Column: Remember our deceased veterans
It seems like my every-other-week column always seems to fall on the week going into Memorial Day weekend.
I thought about this Sunday, coming home from the American Legion Auxiliary Third District, Department of Minnesota convention in New Prague. I'd spent my weekend with my ALA sisters from our area, been elected as next year's second vice president for the Third District, and was still feeling that warm, fuzzy feeling I get whenever I'm around my extended American Legion family.
We'd had an executive committee meeting on Friday. Our convention was mainly on Saturday, along with the election and installation of officers. We ALA members held our own memorial service for our sisters who'd died in the past year.
Sunday, though, is always the culmination with the American Legion members from the Third District. It's a memorial service held to honor our members who have passed away since last May. Our district lost more than 200 veterans in the past year, which was a statistic I was surprised to hear. Farmington and Rosemount both had deceased members read into the roll call, and I said a little prayer for them.
But think about this: The American Legion has 10 districts in Minnesota. The "Thundering Third," as we're called, lost more than 200 members -- just members of the American Legion -- in the past year. If the other nine districts lost as many, which is entirely possible judging from the notices printed each month in The Legionnaire newspaper, that means as many as 2,000 veterans could have passed away in just a year.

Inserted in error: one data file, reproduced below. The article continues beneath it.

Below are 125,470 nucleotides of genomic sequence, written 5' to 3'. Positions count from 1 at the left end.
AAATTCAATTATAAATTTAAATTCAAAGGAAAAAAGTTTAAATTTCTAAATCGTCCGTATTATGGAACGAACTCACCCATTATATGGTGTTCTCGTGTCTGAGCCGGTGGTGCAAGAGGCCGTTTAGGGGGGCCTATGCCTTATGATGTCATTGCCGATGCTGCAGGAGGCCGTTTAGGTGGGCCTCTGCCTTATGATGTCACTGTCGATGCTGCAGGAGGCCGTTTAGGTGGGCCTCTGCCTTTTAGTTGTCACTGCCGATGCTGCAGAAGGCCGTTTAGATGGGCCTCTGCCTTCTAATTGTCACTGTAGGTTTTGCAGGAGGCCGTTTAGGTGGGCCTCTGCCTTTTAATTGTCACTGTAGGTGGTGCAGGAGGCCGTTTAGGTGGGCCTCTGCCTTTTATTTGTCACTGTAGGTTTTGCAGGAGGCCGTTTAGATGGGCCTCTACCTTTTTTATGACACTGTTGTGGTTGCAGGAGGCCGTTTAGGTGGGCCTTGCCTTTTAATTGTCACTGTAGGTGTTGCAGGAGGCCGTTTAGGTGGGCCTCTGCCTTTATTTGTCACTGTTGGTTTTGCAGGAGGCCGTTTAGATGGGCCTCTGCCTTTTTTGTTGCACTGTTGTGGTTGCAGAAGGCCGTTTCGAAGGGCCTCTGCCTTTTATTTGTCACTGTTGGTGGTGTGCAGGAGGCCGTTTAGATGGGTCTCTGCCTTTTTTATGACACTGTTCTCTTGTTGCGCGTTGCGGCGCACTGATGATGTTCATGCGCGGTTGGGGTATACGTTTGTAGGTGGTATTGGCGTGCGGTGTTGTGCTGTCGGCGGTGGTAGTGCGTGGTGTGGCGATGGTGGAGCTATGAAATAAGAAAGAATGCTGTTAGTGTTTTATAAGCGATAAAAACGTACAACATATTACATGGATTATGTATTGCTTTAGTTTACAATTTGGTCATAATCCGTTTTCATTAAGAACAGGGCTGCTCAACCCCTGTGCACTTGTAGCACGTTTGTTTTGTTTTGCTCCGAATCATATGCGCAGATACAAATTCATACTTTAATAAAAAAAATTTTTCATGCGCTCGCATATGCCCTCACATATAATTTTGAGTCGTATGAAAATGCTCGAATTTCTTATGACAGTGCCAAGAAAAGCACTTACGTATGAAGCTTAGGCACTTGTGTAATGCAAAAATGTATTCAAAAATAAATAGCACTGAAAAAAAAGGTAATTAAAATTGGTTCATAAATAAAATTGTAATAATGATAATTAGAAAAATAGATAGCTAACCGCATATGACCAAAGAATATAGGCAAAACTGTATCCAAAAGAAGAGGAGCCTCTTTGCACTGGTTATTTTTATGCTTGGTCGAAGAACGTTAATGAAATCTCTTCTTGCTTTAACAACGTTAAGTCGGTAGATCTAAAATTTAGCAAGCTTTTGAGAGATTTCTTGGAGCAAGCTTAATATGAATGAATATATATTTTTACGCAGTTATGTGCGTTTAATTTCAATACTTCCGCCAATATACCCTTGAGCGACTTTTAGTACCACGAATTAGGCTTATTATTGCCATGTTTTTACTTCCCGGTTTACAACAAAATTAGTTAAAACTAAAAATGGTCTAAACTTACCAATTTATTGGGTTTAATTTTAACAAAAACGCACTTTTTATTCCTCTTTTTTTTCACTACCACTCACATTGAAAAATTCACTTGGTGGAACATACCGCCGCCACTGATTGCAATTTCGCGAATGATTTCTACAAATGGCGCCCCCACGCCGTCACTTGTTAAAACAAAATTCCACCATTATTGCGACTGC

That doesn't include any of the men and women who have served our country, and who were not in the American Legion, but passed away in that same time. I wonder what that statistic may be? Certainly more than 2,000, but just how many more is so hard for me to fathom.
Take it one step further, and think about how many veterans and active service men and women have died in the past year nationwide. Think about that, and put it into the perspective of a decade. Then spread that out to cover our nation's entire history.
It becomes almost impossible to comprehend just how many men and women have fought for our freedom. It also becomes pretty humbling.
As I look ahead to this upcoming Memorial Day weekend, the mere knowledge that we've lost somewhere around 2,000 veterans in the past year, just from the American Legion family alone, I find myself beyond grateful for the service all of Minnesota's veterans -- past, present, and future.
Sure, I'll enjoy the three day weekend. The Beau's sister and her family always have a picnic, and we'll likely spend an afternoon there with them. If it's nice enough I might tear up a whole chunk of land along the side of the house and replace the grass with the flower bed I've been meaning to put in that space. We might make our way to Hastings to spend some time with my family, too.
But you can bet, come Monday morning, I'll be in my car on my way back to Farmington for the Memorial Day service at Corinthian Cemetery. It's the least I can do, to honor and pay respect to the men and women who have fought for our freedom, and those who have died defending their country.
I don't expect everyone in Farmington or Rosemount to drop all of their weekend plans just to attend a Memorial Day ceremony. I do, however, ask that you take a minute, sometime over the weekend, just to think about those who have died for our freedom, those who have died defending the freedom of others, and those who have served our country but have now passed away.
After all, it was their sacrifice that gave us the freedom to have those picnics and three-day weekends.